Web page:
Maybe you've heard of those "Humble Indie Bundles" they've been periodically releasing the last few years. Apparently the latest one just dropped, featuring a pack of games by indie British game developer Introversion. The basic model is that you pay however much you want for the games (including nothing) and select how much you want to go to the developers, two charities, and the site itself. To foster a spirit of competition, it tracks the donations by OS (currently Windows is the most tight-fisted, and Linux users are the most generous) and the top donors. It seems like a pretty cool business model and I recommend checking it out.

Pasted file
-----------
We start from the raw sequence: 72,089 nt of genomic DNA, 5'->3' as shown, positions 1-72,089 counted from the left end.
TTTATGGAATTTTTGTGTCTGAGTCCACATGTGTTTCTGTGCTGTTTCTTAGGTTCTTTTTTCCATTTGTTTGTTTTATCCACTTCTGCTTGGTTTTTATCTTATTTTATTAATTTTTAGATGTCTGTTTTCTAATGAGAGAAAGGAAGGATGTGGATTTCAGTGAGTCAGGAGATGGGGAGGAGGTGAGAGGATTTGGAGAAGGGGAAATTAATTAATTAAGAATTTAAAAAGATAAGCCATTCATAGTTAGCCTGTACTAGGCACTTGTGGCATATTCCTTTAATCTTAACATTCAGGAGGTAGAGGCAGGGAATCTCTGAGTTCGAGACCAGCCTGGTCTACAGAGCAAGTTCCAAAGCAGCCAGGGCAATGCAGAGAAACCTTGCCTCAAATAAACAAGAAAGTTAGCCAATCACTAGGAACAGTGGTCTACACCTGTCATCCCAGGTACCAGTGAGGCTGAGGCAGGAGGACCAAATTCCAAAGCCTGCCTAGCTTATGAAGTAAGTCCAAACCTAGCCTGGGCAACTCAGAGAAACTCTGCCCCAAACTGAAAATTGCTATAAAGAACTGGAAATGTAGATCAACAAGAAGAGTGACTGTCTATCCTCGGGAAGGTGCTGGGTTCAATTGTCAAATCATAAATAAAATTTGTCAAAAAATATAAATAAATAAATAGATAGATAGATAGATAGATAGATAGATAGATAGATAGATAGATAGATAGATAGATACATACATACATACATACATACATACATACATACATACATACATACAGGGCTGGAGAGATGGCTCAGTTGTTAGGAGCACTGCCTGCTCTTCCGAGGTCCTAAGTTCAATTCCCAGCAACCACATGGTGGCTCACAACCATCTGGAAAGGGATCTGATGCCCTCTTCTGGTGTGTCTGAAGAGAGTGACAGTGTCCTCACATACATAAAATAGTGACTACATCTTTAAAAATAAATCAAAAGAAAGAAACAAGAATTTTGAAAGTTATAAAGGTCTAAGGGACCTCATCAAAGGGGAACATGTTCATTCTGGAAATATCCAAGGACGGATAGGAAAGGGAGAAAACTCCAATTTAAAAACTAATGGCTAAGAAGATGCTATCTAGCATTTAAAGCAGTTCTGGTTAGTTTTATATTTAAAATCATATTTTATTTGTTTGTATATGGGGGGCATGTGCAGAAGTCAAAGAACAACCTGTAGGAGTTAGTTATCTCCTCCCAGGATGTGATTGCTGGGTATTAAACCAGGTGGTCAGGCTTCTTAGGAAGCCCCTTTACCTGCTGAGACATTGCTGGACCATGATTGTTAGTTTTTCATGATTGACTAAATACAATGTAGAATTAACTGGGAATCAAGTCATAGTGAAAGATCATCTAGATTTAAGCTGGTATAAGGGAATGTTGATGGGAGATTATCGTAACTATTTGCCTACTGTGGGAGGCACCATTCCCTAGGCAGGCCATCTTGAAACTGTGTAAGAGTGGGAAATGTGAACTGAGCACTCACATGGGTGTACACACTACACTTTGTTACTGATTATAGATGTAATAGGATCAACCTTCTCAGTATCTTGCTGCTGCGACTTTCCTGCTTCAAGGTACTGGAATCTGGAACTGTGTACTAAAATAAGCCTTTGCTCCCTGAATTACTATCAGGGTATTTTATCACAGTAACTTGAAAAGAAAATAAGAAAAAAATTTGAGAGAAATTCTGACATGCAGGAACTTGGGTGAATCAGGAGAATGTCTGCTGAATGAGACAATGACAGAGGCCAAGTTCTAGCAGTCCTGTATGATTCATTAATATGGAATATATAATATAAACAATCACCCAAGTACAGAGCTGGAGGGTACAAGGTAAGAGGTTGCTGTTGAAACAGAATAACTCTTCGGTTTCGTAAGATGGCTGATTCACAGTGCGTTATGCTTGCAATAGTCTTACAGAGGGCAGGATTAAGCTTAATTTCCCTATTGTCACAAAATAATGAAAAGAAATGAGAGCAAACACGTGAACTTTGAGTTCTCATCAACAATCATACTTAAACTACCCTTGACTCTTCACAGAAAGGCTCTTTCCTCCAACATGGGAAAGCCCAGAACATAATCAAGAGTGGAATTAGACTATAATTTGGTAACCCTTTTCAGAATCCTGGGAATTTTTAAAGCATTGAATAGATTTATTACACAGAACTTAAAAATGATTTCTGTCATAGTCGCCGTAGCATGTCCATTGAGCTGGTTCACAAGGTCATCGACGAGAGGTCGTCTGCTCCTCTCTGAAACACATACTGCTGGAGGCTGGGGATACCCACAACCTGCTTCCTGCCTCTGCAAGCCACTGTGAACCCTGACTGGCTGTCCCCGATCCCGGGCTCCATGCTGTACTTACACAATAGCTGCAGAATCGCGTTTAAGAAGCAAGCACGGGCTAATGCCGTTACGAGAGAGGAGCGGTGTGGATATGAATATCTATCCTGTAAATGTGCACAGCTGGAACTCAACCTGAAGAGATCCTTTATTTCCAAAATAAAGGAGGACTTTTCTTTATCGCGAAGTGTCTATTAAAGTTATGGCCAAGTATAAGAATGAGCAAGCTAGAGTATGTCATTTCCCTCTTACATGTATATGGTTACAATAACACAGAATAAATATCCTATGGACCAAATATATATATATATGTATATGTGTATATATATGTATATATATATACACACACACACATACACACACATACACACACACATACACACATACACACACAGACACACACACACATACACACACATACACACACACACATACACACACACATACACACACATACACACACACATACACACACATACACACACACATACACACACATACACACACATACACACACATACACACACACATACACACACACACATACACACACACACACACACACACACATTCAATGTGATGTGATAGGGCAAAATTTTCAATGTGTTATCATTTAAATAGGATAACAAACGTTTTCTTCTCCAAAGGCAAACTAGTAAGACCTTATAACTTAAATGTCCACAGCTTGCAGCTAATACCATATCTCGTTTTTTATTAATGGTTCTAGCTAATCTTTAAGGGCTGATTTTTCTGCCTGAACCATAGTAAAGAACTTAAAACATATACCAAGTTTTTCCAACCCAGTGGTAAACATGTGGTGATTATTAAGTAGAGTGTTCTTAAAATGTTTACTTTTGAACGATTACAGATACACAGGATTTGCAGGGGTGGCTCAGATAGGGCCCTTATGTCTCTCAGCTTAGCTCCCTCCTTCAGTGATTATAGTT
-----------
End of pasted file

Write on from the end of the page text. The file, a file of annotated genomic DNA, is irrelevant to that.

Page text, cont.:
As for the games themselves, I've tried a few and they've been worth my payment. Crayon Physics is a pretty brilliant sandbox-puzzle game that lets you literally draw in your solution and let the game's realistic physics engine take over. Reminds me of a video I saw a few years ago of similar drawing-based physics being demoed on a whiteboard, which I thought was the coolest thing ever at the time. It's especially great when played with my Wacom tablet. To get it and one other game, you need to donate at least the average donation, another smart touch. I've also tried Darwinia, an odd RTS-type game with similar aesthetics to Tron or Synaesthete, and a Windows-only demo of a procedural city generator that creates lifelike street plots of cities that will never exist in seconds. Very shallow and not a full game, but promising. I have yet to try DEFCON, a satirical strategy game simulating the cold war, and Uplink, which apparently simulates Hollywood-style hacking. If you're into smart, offbeat-type games, I would follow this site. (It's free if you want, after all)
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